Legal cockfights are held on cockpits every week. Illegal cockfights, called tupada, happen any time in open areas. In both kind of cockfights, knives are used. Gloves are used for training purposes only.
Derbies are also held. These are cockfights where owners will field a fixed number of cocks. (e.g. 3-cock derby or 6-cock derby). The one with the most wins, wins the jackpot. The Philippines has hosted several World Slasher Derby.
There are 2 kinds of knives used in Philippine cockfighting. The single blade (use in derbies) and double blades.
All knives are attached on the left leg of the cock. But depending on the agreement between owners, blades can be attached on the right leg, or even on both legs.
Sabong and illegal tupada, are judged by a referee called sentensyador, whose verdict is final and not subject to any appeal.
According to the RSPCA, cockfighting in England and Wales still takes place, but has declined in recent years.
Cockfighting has a tradition in some American cultures and history. It is said that some founding fathers participated in cockfighting including Washington and Jefferson. With the influx of immigrants from Central America and Asia, they have each added new forms of cockfighting.
In the United States, cockfighting is illegal in all 50 U.S. states and Washington, D.C.. The last state to implement a state law banning cockfighting was Louisiana; the Louisiana State Legislature voted to approve a Louisiana ban in June 2007. The ban took effect in August 2008. Thirty-three states and the District of Columbia have made cockfighting a felony, and it is illegal in 40 states and the District of Columbia to be a spectator at cockfights. Animal welfare activists continue to lobby for a ban on the sport. Cockfighting remains legal in the United States territories of Puerto Rico, the U.S. Virgin Islands, and Guam, although in 2006, the Virgin Islands adopted a law banning the use of artificial spurs.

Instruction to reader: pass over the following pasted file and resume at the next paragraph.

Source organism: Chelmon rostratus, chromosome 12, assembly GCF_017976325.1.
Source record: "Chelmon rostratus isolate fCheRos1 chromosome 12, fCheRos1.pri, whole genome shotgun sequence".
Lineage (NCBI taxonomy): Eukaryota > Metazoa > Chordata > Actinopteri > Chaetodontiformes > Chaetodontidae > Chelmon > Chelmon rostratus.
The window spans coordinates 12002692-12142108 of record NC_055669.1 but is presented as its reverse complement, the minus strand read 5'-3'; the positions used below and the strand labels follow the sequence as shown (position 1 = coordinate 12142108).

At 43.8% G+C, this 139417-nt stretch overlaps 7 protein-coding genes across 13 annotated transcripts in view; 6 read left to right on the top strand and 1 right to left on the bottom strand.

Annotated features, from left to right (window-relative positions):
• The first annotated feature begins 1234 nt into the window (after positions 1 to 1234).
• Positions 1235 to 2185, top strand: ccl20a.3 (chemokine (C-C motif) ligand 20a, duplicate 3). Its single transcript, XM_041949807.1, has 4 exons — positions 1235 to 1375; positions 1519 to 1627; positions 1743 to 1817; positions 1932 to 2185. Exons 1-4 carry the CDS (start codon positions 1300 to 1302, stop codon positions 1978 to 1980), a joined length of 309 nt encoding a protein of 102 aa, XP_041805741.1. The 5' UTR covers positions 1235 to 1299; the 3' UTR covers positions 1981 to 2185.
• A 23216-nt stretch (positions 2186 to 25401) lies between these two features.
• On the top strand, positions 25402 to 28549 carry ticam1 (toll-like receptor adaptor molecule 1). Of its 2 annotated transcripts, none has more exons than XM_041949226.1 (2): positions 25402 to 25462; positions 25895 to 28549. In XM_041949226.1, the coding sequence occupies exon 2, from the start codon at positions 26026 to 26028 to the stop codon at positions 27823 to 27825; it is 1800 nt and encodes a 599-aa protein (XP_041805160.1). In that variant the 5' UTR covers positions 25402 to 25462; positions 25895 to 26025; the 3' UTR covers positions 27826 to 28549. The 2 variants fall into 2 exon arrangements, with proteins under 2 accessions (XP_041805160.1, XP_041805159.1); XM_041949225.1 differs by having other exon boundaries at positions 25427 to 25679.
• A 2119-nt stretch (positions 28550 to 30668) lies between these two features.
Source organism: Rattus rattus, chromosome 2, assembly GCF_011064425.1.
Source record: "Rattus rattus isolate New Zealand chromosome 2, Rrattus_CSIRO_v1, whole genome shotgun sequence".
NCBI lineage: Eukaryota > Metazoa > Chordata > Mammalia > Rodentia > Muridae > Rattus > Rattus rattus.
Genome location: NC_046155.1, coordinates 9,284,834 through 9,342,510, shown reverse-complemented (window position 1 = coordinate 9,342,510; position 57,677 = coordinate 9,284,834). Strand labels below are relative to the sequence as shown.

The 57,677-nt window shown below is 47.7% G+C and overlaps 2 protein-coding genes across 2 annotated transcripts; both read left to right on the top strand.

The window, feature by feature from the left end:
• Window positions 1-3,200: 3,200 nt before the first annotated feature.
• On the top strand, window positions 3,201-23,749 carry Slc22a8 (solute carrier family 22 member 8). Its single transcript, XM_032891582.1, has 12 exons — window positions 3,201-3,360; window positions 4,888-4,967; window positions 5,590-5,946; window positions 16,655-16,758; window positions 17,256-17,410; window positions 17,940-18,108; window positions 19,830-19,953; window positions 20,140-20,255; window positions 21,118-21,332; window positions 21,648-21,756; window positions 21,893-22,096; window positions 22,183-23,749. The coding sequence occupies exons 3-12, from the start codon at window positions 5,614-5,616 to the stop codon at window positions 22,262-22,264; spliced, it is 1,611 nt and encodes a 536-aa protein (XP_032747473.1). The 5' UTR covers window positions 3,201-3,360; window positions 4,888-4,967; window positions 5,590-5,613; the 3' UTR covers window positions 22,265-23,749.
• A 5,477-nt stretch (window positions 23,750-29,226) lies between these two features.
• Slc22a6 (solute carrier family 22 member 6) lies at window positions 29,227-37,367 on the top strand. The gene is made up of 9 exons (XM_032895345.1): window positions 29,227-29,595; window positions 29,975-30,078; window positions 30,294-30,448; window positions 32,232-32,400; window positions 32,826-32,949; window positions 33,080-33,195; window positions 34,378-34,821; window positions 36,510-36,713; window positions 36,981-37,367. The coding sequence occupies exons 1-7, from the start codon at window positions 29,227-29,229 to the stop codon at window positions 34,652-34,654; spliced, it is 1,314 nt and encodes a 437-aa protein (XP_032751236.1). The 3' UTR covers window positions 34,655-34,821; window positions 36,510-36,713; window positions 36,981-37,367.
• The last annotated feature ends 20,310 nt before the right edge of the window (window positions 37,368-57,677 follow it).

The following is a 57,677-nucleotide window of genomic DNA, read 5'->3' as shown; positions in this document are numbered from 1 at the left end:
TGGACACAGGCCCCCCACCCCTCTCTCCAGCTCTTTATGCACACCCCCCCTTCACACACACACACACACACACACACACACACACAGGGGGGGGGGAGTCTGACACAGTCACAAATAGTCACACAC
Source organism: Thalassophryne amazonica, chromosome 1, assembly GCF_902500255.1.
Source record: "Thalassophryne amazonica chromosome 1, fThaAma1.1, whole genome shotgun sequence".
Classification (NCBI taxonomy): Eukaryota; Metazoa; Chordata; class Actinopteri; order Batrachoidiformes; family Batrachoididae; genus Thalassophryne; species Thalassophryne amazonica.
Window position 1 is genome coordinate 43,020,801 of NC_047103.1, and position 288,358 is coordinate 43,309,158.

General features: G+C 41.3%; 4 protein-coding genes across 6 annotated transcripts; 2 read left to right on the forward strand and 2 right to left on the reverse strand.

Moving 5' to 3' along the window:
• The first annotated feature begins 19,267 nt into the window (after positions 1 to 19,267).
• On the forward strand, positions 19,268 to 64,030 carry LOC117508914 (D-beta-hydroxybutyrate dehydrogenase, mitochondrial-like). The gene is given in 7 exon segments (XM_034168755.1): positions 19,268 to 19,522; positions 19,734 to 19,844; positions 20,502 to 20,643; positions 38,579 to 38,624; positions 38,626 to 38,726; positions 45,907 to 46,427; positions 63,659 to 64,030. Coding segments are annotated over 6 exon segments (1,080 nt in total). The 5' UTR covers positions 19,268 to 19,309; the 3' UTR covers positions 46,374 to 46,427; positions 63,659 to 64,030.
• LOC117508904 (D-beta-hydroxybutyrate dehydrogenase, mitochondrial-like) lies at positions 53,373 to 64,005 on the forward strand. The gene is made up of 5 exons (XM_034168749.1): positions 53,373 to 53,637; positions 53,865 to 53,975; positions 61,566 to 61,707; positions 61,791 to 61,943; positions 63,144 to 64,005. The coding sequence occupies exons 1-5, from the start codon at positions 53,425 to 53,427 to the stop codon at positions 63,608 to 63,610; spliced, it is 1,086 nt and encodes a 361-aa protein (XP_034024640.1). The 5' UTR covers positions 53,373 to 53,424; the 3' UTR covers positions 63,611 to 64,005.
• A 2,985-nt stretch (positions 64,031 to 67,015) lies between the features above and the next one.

The Animal Fighting Prohibition Enforcement Act, a federal law that made it a crime to transfer cockfighting implements across state or national borders and increasing the penalty for violations of federal animal fighting laws to three years in prison became law in 2007. It passed the House of Representatives 368-39 and the Senate by unanimous consent and was signed into law by President George W. Bush.
Cockfighting has inspired artists in several fields to create works which depict the activity. Several organizations, including the University of South Carolina, Jacksonville State University in Jacksonville, Alabama, and London football team Tottenham Hotspur F.C. have a gamecock as their mascot and the University of Delaware's mascot is the Fightin' Blue Hen. The Alex Haley novel Roots: The Saga of an American Family and the miniseries based on it include scenes of cockfighting and films that include scenes of the sport include the 1965 film The Cincinnati Kid, the 1974 film Cockfighter, directed by Monte Hellman (based on the novel of the same name by Charles Willeford). In literature, a description of a bordertown cockfight fiesta can be found in On the Border: Portraits of America’s Southwestern Frontier. Scenes of cockfighting have been seen in TV episodes of such programmes as Seinfeld ("The Little Jerry"), House ("Humpty Dumpty"), Drawn Together ("Mexican't Buy Me Love"),and "Roots (TV miniseries)".
Cockfighting has also been mentioned in songs such as Kings of Leon's Four Kicks and Bob Dylan's song "Cry a while" from the album Love and Theft. The story song El Gallo del Cielo by Tom Russell is entirely about cockfighting, and the lyrics utilize detailed imagery of fighting pits, gamecocks, and gambling on the outcome of the fights.
The Expressionist painter Sir Robin Philipson, of Edinburgh, was well known for his series of works that included depictions of cockfighting.
Wilford Brimley is a high profile supporter of cockfighting. He campaigned unsuccessfully in Arizona and New Mexico against laws banning cockfighting.
The computer game Deus Ex: Invisible War contains a pub that holds "greasel fights", where escaped transgenic creatures ("greasels") are used in place of gamecocks.